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Library

Surrealism

Surrealism is a cultural movement that began in the early 1920s, and is best known for the visual artworks and writings of the group members.

Surrealist works feature the element of surprise, unexpected juxtapositions and non sequitur; however, many Surrealist artists and writers regard their work as an expression of the philosophical movement first and foremost, with the works being an artifact. Leader André Breton was explicit in his assertion that Surrealism was above all a revolutionary movement.

Surrealism developed out of the Dada* activities of World War I and the most important center of the movement was Paris. From the 1920s on, the movement spread around the globe, eventually affecting the visual arts, literature, film, and music of many countries and languages, as well as political thought and practice, philosophy and social theory.

*  Dada or Dadaism is a cultural movement that began in Zürich, Switzerland, during World War I and peaked from 1916 to 1922. The movement primarily involved visual arts, literature nand graphic design, and concentrated its anti-war politics through a rejection of the prevailing standards in art through anti-art cultural works. Its purpose was to ridicule what its participants considered to be the meaninglessness of the modern world. In addition to being anti-war, Dada was also anti-bourgeois and anarchistic in nature.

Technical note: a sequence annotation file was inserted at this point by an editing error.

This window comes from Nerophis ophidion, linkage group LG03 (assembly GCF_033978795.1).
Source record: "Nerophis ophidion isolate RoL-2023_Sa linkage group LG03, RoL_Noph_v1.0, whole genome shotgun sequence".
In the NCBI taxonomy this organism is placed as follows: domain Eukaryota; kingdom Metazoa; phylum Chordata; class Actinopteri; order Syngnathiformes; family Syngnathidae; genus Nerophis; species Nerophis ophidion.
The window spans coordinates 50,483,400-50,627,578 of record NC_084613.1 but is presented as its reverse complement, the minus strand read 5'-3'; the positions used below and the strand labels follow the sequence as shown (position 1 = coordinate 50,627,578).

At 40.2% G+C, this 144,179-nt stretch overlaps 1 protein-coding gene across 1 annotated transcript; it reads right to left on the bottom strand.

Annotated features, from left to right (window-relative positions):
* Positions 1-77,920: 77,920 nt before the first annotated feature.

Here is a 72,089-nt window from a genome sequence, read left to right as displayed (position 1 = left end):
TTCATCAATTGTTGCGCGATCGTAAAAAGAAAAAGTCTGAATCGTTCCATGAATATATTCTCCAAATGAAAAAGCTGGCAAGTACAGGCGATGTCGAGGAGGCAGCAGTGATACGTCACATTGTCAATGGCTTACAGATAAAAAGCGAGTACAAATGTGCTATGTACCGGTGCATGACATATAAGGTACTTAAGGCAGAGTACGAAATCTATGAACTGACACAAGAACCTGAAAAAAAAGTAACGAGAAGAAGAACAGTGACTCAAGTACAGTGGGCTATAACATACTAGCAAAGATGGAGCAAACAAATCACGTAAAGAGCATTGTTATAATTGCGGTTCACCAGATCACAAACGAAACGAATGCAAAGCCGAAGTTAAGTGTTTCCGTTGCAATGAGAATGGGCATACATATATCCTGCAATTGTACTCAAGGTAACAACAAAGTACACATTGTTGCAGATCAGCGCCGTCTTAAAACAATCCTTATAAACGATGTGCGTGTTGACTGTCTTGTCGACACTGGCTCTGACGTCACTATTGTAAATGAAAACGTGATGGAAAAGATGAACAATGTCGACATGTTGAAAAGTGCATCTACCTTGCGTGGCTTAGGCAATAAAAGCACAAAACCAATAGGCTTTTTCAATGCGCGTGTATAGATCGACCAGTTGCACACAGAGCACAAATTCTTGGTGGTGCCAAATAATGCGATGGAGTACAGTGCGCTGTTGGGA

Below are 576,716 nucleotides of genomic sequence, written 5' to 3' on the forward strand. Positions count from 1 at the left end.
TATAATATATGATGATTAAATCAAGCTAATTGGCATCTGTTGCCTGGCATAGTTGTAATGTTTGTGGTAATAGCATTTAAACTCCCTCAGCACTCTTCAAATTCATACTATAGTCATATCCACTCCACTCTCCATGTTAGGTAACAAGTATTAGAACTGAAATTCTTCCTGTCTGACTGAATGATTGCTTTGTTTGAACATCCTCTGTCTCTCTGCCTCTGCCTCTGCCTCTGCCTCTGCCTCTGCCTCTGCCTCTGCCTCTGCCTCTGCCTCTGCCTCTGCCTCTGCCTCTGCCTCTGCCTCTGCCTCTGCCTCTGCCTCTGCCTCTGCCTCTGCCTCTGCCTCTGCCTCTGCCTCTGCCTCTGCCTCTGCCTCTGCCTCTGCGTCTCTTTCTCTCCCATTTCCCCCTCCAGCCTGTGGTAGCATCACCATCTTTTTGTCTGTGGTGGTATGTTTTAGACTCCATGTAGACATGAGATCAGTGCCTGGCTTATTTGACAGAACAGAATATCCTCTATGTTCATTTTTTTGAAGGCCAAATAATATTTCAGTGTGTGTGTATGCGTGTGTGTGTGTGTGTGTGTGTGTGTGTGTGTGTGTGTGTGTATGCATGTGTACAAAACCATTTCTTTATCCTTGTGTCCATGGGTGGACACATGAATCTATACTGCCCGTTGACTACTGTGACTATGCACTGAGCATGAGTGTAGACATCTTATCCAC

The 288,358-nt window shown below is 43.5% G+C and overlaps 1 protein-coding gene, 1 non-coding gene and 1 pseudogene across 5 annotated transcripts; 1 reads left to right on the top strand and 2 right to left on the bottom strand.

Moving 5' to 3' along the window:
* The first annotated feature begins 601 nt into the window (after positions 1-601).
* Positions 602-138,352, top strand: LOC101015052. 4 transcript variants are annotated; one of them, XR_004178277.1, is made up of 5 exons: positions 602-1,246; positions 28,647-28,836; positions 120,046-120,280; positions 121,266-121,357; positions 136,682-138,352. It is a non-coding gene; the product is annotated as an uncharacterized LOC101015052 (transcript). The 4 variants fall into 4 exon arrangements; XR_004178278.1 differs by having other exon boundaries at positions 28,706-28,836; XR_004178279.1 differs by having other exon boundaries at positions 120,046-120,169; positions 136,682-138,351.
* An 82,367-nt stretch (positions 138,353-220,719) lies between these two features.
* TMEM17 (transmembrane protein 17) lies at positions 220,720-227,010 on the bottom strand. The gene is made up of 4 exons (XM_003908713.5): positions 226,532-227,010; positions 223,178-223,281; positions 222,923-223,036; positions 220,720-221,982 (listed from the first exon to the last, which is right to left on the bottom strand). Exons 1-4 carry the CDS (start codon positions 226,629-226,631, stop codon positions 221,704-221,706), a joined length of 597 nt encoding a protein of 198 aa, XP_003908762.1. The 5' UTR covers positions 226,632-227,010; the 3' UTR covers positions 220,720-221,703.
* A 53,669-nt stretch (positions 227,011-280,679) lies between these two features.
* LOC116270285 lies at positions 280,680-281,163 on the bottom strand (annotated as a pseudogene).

Dada activities included public gatherings, demonstrations, and publication of art/literary journals; passionate coverage of art, politics, and culture were topics often discussed in a variety of media. The movement influenced later styles like the avant-garde and downtown music movements, and groups including surrealism, Nouveau réalisme, pop art, Fluxus and punk rock.

Dada is the groundwork to abstract art and sound poetry, a starting point for performance art, a prelude to postmodernism, an influence on pop art, a celebration of antiart to be later embraced for anarcho-political uses in the 1960s and the movement that lay the foundation for Surrealism.    
 
 
 
 
 

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